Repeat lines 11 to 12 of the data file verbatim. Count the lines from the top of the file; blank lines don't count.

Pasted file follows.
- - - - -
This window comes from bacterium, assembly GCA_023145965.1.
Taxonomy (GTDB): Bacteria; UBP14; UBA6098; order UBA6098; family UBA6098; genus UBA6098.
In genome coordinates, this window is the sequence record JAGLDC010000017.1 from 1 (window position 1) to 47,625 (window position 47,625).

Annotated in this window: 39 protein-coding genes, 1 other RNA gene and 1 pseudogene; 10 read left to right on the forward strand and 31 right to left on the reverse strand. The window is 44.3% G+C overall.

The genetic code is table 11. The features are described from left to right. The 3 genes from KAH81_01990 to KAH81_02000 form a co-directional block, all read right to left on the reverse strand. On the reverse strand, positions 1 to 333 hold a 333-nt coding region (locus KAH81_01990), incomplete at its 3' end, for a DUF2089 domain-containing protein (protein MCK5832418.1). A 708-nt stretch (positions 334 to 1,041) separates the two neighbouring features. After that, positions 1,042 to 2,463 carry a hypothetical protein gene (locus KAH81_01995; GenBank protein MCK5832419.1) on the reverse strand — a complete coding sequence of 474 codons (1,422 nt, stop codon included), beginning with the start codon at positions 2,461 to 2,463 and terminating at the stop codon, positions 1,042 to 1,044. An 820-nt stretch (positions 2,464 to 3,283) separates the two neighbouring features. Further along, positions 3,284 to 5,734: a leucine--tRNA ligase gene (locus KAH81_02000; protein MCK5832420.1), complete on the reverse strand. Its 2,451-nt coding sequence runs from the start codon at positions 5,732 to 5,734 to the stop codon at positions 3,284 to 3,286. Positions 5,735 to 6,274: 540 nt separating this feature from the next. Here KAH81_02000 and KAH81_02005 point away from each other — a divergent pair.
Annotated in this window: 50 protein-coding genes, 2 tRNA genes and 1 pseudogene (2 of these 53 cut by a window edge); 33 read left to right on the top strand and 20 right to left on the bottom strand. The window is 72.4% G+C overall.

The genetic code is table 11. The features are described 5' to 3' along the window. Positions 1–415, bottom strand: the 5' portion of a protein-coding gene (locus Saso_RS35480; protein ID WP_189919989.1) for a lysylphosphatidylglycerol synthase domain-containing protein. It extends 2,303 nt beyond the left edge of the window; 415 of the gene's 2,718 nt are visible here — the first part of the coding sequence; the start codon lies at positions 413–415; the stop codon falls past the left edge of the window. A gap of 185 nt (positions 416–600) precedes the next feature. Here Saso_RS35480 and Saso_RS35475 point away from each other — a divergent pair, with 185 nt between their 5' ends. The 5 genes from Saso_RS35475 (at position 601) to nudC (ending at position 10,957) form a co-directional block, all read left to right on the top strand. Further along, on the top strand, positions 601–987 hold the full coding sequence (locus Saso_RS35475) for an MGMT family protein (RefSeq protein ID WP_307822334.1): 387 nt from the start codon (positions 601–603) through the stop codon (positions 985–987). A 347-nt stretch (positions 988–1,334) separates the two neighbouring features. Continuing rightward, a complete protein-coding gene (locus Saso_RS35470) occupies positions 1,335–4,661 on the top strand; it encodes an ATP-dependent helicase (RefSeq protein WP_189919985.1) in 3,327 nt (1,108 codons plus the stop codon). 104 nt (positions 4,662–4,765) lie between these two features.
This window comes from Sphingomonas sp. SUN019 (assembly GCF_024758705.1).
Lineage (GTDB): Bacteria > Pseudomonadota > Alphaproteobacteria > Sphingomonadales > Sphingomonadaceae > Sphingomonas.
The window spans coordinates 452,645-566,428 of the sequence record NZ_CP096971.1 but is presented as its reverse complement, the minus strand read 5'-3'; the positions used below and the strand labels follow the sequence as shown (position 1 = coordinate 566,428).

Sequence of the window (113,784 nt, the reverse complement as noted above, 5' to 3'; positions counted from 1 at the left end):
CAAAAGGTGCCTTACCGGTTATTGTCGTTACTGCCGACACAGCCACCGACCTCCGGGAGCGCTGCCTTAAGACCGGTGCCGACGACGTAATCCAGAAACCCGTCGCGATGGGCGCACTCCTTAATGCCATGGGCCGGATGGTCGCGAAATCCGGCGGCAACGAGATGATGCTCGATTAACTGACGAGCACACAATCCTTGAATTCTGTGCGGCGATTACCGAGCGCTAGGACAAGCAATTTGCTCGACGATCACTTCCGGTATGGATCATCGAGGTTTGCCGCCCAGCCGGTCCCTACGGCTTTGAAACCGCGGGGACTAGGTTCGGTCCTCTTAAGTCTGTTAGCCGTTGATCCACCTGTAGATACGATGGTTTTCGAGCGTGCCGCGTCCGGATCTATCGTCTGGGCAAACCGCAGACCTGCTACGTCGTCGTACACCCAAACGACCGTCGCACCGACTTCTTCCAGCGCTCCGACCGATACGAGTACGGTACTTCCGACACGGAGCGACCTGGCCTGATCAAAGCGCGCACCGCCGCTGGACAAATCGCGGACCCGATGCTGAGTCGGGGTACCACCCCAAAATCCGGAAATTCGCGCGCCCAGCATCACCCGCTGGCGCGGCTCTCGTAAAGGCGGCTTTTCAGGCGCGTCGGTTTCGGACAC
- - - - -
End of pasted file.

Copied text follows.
Sequence of the window (113,784 nt, the reverse complement as noted above, 5' to 3'; positions counted from 1 at the left end):
CAAAAGGTGCCTTACCGGTTATTGTCGTTACTGCCGACACAGCCACCGACCTCCGGGAGCGCTGCCTTAAGACCGGTGCCGACGACGTAATCCAGAAACCCGTCGCGATGGGCGCACTCCTTAATGCCATGGGCCGGATGGTCGCGAAATCCGGCGGCAACGAGATGATGCTCGATTAACTGACGAGCACACAATCCTTGAATTCTGTGCGGCGATTACCGAGCGCTAGGACAAGCAATTTGCTCGACGATCACTTCCGGTATGGATCATCGAGGTTTGCCGCCCAGCCGGTCCCTACGGCTTTGAAACCGCGGGGACTAGGTTCGGTCCTCTTAAGTCTGTTAGCCGTTGATCCACCTGTAGATACGATGGTTTTCGAGCGTGCCGCGTCCGGATCTATCGTCTGGGCAAACCGCAGACCTGCTACGTCGTCGTACACCCAAACGACCGTCGCACCGACTTCTTCCAGCGCTCCGACCGATACGAGTACGGTACTTCCGACACGGAGCGACCTGGCCTGATCAAAGCGCGCACCGCCGCTGGACAAATCGCGGACCCGATGCTGAGTCGGGGTACCACCCCAAAATCCGGAAATTCGCGCGCCCAGCATCACCCGCTGGCGCGGCTCTCGTAAAGGCGGCTTTTCAGGCGCGTCGGTTTCGGACAC